Design of experiments in the service industry: results from a global survey and directions for further research

Jiju Antony*, Elisabeth Viles, Alexandre Fonseca Torres, Marcelo Machado Fernandes, Elizabeth A. Cudney

*Corresponding author for this work

Research output: Contribution to journalArticlepeer-review

4 Citations (Scopus)


Purpose: The purpose of this study is to critically evaluate the current status of Design of experiments (DoE) in the service industry or non-manufacturing processes in the manufacturing sector. This involves the identification of critical success factors and challenges in the use of DoE in the context of the service industry as well as the key skills needed for its successful applications.

Design/methodology/approach: In order to identify the critical success factors and challenges, an online survey instrument was developed and distributed across Six Sigma Black Belts (SSBB), Six Sigma Master Black Belts (SSMBB), process improvement champions, continuous improvement professionals, DoE experts and specialists as well as academics who are involved in DoE research and applications.

Findings: A total of 109 participants from over 20 countries responded to the study. One of the first findings of the study is that over 40% of the process improvement professionals in the service sector do not have any hands-on experience with the application of DoE. Further, this study highlights the following critical factors for successful DoE applications: dedicating adequate resources in terms of time, budget and people for the experiment; getting a clear understanding of the problem at hand; securing a reliable and validated measurement system for measuring the response or quality characteristics of interest; and identifying input independent variables, which influence the quality characteristics during the brainstorming stage. Some respondents also mention the importance of having training or education in DoE as a critical success factor. At the same time, the lack of adequate planning to experimentation, mathematical knowledge and statistical reasoning remains as challenge to be solved.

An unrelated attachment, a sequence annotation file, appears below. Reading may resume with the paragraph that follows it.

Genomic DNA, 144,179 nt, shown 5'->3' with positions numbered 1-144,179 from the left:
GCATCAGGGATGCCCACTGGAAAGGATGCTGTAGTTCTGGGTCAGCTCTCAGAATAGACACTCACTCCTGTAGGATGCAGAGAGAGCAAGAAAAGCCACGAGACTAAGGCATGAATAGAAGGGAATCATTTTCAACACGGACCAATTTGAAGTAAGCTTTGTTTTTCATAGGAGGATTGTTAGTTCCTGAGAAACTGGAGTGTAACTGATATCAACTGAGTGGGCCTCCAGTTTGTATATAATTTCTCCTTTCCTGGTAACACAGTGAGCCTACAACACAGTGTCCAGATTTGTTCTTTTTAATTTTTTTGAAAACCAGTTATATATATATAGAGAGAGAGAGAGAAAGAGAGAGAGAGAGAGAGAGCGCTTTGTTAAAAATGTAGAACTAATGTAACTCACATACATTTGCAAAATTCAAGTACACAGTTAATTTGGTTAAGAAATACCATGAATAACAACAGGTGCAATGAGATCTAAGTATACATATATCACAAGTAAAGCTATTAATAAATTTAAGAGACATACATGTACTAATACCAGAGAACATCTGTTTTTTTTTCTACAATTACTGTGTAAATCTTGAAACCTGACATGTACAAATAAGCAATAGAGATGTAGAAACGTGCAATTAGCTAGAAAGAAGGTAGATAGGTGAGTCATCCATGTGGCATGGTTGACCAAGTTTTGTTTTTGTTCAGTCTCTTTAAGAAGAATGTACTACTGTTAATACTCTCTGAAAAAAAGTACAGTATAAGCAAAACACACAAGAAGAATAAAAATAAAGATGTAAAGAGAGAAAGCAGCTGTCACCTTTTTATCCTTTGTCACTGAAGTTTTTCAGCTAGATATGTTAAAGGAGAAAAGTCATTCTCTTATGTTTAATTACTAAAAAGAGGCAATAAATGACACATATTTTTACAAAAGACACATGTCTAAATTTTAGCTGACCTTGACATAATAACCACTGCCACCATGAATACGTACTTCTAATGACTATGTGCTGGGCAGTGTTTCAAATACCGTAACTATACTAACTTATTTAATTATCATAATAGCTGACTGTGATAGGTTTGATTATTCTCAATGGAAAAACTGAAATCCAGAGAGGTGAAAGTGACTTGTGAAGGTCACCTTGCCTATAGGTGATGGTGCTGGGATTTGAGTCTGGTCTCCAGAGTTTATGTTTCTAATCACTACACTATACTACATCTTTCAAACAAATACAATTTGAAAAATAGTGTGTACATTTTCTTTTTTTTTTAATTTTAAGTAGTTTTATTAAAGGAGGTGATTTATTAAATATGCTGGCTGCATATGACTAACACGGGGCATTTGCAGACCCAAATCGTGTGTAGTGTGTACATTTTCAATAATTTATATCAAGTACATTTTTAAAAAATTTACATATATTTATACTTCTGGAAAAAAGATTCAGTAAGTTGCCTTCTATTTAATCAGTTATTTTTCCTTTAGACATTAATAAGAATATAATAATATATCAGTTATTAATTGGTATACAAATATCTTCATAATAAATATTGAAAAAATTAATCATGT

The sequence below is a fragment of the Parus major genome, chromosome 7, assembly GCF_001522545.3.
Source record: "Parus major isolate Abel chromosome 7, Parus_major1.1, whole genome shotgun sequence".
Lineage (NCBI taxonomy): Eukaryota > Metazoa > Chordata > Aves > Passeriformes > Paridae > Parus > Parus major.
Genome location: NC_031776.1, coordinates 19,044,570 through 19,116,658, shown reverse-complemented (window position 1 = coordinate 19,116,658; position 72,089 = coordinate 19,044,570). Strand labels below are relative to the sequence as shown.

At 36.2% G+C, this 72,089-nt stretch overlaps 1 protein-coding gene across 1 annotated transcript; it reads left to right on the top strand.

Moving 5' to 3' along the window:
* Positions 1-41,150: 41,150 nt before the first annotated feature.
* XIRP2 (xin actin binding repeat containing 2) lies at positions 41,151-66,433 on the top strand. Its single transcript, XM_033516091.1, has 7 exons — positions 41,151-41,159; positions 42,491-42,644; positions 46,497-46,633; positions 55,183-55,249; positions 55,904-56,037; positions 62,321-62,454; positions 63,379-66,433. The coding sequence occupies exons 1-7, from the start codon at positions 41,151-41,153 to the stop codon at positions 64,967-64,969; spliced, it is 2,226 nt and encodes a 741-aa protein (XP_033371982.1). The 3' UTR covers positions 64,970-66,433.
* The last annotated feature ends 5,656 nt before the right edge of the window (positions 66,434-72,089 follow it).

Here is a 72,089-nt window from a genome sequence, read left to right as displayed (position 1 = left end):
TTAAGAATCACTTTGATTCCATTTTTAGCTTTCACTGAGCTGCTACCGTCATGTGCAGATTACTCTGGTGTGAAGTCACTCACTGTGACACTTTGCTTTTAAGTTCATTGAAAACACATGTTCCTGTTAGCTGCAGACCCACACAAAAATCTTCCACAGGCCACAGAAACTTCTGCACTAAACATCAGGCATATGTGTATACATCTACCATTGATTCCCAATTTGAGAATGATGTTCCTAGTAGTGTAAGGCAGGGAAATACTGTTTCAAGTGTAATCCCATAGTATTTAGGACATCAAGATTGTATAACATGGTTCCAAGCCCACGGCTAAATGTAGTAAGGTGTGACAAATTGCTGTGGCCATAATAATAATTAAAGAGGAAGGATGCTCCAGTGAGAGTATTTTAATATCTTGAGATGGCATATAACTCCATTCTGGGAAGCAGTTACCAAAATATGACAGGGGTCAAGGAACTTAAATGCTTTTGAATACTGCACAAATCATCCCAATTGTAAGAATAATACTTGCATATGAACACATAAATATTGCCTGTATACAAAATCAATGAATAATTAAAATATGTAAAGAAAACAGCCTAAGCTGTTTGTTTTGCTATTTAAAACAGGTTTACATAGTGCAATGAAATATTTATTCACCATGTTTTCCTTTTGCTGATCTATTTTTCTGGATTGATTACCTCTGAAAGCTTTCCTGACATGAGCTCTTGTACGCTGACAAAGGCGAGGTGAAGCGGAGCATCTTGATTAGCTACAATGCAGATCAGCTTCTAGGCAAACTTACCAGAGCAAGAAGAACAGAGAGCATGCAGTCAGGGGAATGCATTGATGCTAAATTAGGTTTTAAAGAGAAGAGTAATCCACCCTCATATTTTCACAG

Research limitations/implications: As data were collected at an individual level, inter-reliability, which measures the consistency of judgements on a particular survey item, could not be gauged. Moreover, due to low sample size across some continents, an intercontinental comparative study on the extent of the application of DoE across various continents could not be performed.

Originality/value: To the best of the authors’ knowledge, this is the first global survey carried out to understand the status of DoE in the service industry. The results of the global study can be used to encourage quality, continuous improvement and process improvement professionals in the service sector to drive wider acceptance of one of the most powerful tools in the Six Sigma toolkit for problem-solving scenarios. Moreover, senior managers in the service industry can take away some of the key benefits, challenges and success factors in the implementation of DoE.

Original languageEnglish
JournalTQM Journal
Early online date15 Oct 2020
Publication statusE-pub ahead of print - 15 Oct 2020


  • Design of experiments
  • Global survey
  • Service industry

ASJC Scopus subject areas

  • Decision Sciences(all)
  • Business and International Management
  • Business, Management and Accounting(all)
  • Strategy and Management


Dive into the research topics of 'Design of experiments in the service industry: results from a global survey and directions for further research'. Together they form a unique fingerprint.

Cite this